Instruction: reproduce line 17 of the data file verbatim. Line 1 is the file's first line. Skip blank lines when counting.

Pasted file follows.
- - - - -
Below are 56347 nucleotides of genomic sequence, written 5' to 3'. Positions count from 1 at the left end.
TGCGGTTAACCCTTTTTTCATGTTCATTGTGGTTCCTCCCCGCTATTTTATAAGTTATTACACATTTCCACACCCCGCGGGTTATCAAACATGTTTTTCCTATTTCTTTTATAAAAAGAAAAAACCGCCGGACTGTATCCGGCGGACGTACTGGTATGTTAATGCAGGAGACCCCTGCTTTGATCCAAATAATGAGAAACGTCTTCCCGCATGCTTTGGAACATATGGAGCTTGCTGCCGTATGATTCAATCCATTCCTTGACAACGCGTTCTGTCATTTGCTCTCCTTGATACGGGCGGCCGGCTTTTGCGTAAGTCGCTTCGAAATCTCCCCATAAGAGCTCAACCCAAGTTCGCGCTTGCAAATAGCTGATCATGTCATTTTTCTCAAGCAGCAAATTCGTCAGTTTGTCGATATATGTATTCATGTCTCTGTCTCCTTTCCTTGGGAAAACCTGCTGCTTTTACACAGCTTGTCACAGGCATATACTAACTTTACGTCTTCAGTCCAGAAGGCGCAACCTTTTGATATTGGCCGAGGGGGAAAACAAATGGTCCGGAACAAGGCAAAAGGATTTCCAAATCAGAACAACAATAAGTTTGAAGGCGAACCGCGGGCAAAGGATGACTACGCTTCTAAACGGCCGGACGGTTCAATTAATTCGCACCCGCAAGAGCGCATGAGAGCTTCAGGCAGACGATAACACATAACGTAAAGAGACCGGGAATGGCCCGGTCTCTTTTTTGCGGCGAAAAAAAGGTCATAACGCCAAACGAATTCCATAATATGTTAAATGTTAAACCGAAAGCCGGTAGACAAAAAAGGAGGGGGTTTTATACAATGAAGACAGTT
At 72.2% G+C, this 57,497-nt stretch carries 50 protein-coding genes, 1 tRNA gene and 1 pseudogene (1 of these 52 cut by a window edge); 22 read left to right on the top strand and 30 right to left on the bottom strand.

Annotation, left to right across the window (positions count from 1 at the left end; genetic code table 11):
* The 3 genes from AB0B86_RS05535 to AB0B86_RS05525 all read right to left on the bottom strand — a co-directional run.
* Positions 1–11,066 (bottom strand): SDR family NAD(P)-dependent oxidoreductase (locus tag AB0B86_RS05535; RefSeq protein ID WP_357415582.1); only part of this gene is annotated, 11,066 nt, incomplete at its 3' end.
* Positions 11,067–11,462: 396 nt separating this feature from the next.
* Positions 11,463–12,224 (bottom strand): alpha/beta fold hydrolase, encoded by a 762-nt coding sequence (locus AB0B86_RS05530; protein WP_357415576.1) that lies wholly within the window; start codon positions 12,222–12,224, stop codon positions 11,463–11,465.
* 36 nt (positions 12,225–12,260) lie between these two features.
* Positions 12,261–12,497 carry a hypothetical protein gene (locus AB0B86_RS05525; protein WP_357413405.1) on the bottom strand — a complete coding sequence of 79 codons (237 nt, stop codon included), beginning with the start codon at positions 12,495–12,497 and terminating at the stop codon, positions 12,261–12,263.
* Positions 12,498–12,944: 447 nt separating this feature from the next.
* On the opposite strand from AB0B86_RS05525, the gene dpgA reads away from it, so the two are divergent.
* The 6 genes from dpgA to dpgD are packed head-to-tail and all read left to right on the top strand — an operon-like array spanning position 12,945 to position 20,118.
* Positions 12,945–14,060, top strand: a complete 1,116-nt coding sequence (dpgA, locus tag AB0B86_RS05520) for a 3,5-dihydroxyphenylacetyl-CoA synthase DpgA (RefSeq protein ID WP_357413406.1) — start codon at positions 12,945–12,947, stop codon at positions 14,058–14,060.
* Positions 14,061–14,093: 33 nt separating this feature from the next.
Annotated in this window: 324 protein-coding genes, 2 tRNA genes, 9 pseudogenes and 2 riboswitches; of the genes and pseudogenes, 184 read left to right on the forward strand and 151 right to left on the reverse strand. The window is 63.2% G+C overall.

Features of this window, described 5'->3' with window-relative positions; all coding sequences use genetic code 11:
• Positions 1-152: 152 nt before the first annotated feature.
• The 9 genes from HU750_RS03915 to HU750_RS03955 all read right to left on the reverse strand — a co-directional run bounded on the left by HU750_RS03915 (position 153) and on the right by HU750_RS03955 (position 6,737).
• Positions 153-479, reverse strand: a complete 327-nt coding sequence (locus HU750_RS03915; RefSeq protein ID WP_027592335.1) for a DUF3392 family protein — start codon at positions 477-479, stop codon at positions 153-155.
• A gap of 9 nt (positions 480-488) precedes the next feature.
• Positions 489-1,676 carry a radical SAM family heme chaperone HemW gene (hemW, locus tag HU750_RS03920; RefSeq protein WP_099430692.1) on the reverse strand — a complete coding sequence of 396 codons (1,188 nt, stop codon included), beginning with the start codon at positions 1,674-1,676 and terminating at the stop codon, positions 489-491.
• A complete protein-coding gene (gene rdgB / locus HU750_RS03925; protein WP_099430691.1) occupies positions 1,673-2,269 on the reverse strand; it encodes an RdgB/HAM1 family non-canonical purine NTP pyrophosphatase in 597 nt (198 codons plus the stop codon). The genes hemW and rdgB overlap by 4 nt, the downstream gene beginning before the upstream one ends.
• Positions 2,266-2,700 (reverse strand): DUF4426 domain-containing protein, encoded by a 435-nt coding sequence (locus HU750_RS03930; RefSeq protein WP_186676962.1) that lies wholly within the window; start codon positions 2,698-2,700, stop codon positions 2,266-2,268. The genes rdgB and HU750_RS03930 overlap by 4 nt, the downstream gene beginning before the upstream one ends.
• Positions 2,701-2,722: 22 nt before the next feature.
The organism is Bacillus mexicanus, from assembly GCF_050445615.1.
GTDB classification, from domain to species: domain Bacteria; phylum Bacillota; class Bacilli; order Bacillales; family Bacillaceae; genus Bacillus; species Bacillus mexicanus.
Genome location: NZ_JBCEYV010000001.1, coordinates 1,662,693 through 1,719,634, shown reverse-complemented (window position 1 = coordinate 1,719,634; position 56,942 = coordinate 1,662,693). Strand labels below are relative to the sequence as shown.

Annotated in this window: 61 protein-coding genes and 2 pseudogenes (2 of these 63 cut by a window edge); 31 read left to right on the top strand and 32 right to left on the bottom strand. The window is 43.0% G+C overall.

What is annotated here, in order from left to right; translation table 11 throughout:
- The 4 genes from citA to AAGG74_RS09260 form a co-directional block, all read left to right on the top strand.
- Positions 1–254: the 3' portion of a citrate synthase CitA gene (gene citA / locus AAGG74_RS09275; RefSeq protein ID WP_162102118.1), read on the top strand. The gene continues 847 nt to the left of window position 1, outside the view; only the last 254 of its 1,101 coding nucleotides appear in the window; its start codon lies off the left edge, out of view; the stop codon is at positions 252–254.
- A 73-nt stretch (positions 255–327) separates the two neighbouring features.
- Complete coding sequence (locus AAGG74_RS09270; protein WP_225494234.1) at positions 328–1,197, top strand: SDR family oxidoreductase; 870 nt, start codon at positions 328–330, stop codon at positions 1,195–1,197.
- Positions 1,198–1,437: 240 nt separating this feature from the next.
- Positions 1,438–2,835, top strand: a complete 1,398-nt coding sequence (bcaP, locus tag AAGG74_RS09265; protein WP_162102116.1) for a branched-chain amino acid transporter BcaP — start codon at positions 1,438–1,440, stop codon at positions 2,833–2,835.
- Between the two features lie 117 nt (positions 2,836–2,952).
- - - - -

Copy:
Features of this window, described 5'->3' with window-relative positions; all coding sequences use genetic code 11: